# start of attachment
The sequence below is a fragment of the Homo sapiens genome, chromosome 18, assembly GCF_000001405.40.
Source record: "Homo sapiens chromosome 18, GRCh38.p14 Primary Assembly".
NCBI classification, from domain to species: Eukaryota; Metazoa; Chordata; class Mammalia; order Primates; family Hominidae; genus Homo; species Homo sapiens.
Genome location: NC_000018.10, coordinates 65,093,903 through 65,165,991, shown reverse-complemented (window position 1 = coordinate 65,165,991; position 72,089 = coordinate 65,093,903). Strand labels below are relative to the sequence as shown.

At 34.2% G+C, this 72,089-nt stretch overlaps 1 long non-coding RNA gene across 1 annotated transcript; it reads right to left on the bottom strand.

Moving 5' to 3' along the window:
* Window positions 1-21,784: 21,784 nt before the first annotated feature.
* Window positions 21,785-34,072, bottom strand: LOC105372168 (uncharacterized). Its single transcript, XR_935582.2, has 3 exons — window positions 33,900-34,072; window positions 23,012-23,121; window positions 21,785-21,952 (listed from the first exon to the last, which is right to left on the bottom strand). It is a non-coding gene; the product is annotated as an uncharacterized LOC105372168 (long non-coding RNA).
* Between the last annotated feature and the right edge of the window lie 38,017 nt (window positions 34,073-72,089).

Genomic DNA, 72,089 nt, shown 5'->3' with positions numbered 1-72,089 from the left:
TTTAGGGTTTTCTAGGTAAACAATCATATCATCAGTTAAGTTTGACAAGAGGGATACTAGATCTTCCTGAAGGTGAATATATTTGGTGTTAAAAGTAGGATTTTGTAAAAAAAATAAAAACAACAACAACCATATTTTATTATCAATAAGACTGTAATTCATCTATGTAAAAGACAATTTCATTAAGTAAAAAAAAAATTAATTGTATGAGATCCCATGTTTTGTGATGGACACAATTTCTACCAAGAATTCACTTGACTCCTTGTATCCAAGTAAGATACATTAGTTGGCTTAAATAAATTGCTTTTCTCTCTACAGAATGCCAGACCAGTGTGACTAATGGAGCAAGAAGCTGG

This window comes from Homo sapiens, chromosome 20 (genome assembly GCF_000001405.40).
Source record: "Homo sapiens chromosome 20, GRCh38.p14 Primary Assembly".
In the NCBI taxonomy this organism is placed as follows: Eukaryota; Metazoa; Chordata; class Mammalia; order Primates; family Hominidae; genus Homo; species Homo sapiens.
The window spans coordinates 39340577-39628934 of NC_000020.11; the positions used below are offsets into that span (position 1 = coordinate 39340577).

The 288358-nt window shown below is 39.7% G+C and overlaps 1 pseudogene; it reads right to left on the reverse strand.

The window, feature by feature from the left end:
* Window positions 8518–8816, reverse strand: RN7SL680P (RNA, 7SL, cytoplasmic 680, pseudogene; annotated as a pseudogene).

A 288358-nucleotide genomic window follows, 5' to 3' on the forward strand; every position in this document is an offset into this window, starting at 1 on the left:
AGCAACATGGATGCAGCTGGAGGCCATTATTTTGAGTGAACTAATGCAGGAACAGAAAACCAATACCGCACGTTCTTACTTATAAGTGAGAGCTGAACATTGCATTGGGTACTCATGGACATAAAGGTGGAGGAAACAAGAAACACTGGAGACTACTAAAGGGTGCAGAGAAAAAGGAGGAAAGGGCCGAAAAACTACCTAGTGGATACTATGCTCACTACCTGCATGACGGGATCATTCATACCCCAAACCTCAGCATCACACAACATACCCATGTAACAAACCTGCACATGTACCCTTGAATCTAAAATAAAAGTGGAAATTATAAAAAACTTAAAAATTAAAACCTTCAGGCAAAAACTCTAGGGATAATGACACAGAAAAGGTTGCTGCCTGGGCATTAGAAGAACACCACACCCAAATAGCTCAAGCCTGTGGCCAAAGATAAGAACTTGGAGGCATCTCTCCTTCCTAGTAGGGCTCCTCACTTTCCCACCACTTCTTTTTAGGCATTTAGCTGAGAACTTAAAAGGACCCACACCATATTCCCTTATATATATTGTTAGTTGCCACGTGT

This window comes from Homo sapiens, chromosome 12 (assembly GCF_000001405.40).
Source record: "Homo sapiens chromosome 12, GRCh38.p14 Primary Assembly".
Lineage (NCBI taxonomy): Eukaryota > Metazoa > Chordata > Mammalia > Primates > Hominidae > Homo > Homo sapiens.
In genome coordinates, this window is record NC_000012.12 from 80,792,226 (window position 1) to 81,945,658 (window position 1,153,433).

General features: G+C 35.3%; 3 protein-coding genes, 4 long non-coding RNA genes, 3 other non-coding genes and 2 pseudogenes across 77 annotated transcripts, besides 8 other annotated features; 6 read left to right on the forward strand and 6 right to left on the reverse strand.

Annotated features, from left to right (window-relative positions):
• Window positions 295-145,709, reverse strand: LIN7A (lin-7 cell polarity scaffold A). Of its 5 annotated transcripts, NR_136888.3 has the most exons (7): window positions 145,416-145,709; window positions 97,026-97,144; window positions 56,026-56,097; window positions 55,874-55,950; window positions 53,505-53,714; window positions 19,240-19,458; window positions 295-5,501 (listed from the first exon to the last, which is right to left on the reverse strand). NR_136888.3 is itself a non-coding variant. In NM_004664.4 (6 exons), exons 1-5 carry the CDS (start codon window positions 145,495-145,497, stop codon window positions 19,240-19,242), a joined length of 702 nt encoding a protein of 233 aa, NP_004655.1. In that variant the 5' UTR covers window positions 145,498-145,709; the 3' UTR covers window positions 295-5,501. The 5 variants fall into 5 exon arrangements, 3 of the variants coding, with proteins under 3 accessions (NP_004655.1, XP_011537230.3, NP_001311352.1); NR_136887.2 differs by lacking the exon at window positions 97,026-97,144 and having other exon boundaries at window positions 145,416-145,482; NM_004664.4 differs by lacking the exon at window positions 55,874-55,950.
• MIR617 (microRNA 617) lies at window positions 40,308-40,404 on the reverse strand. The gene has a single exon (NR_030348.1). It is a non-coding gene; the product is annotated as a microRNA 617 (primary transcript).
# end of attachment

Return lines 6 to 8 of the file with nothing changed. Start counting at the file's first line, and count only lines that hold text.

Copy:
Moving 5' to 3' along the window:
* Window positions 1-21,784: 21,784 nt before the first annotated feature.
* Window positions 21,785-34,072, bottom strand: LOC105372168 (uncharacterized). Its single transcript, XR_935582.2, has 3 exons — window positions 33,900-34,072; window positions 23,012-23,121; window positions 21,785-21,952 (listed from the first exon to the last, which is right to left on the bottom strand). It is a non-coding gene; the product is annotated as an uncharacterized LOC105372168 (long non-coding RNA).